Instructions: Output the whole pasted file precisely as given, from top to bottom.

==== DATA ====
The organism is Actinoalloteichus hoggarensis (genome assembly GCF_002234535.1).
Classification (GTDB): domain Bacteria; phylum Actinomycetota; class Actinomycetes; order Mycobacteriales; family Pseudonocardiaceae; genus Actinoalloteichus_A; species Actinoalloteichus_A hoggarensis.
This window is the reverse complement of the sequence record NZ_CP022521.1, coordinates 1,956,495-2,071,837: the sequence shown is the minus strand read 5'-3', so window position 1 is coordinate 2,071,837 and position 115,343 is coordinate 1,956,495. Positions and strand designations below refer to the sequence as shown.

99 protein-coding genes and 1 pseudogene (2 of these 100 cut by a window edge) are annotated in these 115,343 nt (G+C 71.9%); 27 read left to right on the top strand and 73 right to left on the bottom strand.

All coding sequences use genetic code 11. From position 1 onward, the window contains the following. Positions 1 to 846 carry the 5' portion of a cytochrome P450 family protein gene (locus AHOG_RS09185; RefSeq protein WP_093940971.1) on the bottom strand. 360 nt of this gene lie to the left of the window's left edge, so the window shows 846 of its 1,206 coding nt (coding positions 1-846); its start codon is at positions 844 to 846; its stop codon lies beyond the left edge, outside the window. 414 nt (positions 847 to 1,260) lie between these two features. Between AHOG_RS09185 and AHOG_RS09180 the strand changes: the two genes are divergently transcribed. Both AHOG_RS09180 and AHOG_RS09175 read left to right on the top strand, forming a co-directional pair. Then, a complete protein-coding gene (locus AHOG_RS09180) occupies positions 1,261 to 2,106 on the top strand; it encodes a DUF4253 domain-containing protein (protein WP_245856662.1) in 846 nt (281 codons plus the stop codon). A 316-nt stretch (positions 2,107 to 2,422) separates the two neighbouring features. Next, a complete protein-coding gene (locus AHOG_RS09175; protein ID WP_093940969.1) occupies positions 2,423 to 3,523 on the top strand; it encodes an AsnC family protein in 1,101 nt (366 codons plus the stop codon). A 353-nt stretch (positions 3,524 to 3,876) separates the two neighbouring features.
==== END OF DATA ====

The organism is Actinoalloteichus hoggarensis (genome assembly GCF_002234535.1).
Classification (GTDB): domain Bacteria; phylum Actinomycetota; class Actinomycetes; order Mycobacteriales; family Pseudonocardiaceae; genus Actinoalloteichus_A; species Actinoalloteichus_A hoggarensis.
This window is the reverse complement of the sequence record NZ_CP022521.1, coordinates 1,956,495-2,071,837: the sequence shown is the minus strand read 5'-3', so window position 1 is coordinate 2,071,837 and position 115,343 is coordinate 1,956,495. Positions and strand designations below refer to the sequence as shown.

99 protein-coding genes and 1 pseudogene (2 of these 100 cut by a window edge) are annotated in these 115,343 nt (G+C 71.9%); 27 read left to right on the top strand and 73 right to left on the bottom strand.

All coding sequences use genetic code 11. From position 1 onward, the window contains the following. Positions 1 to 846 carry the 5' portion of a cytochrome P450 family protein gene (locus AHOG_RS09185; RefSeq protein WP_093940971.1) on the bottom strand. 360 nt of this gene lie to the left of the window's left edge, so the window shows 846 of its 1,206 coding nt (coding positions 1-846); its start codon is at positions 844 to 846; its stop codon lies beyond the left edge, outside the window. 414 nt (positions 847 to 1,260) lie between these two features. Between AHOG_RS09185 and AHOG_RS09180 the strand changes: the two genes are divergently transcribed. Both AHOG_RS09180 and AHOG_RS09175 read left to right on the top strand, forming a co-directional pair. Then, a complete protein-coding gene (locus AHOG_RS09180) occupies positions 1,261 to 2,106 on the top strand; it encodes a DUF4253 domain-containing protein (protein WP_245856662.1) in 846 nt (281 codons plus the stop codon). A 316-nt stretch (positions 2,107 to 2,422) separates the two neighbouring features. Next, a complete protein-coding gene (locus AHOG_RS09175; protein ID WP_093940969.1) occupies positions 2,423 to 3,523 on the top strand; it encodes an AsnC family protein in 1,101 nt (366 codons plus the stop codon). A 353-nt stretch (positions 3,524 to 3,876) separates the two neighbouring features.